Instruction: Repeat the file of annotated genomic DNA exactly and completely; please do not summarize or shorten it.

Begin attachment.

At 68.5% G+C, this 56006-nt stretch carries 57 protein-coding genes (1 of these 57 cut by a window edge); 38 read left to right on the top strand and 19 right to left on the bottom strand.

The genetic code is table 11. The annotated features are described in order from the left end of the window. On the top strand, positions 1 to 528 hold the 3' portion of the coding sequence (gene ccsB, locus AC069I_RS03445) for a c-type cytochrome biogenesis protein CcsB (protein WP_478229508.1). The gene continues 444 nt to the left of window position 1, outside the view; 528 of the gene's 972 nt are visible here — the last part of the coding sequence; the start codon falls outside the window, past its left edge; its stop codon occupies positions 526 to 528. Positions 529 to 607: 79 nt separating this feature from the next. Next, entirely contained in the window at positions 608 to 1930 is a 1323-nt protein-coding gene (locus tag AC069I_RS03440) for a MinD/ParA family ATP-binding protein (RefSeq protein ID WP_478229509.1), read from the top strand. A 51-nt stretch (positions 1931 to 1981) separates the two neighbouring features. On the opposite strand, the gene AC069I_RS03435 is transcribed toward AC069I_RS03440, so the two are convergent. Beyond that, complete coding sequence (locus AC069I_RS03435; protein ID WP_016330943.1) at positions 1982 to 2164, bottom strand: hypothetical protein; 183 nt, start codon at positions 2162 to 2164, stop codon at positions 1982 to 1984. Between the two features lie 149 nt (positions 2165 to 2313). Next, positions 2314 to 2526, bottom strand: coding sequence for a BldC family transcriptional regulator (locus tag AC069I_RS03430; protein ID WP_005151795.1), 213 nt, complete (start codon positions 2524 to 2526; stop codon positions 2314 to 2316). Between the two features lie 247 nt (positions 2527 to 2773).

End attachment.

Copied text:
At 68.5% G+C, this 56006-nt stretch carries 57 protein-coding genes (1 of these 57 cut by a window edge); 38 read left to right on the top strand and 19 right to left on the bottom strand.

The genetic code is table 11. The annotated features are described in order from the left end of the window. On the top strand, positions 1 to 528 hold the 3' portion of the coding sequence (gene ccsB, locus AC069I_RS03445) for a c-type cytochrome biogenesis protein CcsB (protein WP_478229508.1). The gene continues 444 nt to the left of window position 1, outside the view; 528 of the gene's 972 nt are visible here — the last part of the coding sequence; the start codon falls outside the window, past its left edge; its stop codon occupies positions 526 to 528. Positions 529 to 607: 79 nt separating this feature from the next. Next, entirely contained in the window at positions 608 to 1930 is a 1323-nt protein-coding gene (locus tag AC069I_RS03440) for a MinD/ParA family ATP-binding protein (RefSeq protein ID WP_478229509.1), read from the top strand. A 51-nt stretch (positions 1931 to 1981) separates the two neighbouring features. On the opposite strand, the gene AC069I_RS03435 is transcribed toward AC069I_RS03440, so the two are convergent. Beyond that, complete coding sequence (locus AC069I_RS03435; protein ID WP_016330943.1) at positions 1982 to 2164, bottom strand: hypothetical protein; 183 nt, start codon at positions 2162 to 2164, stop codon at positions 1982 to 1984. Between the two features lie 149 nt (positions 2165 to 2313). Next, positions 2314 to 2526, bottom strand: coding sequence for a BldC family transcriptional regulator (locus tag AC069I_RS03430; protein ID WP_005151795.1), 213 nt, complete (start codon positions 2524 to 2526; stop codon positions 2314 to 2316). Between the two features lie 247 nt (positions 2527 to 2773).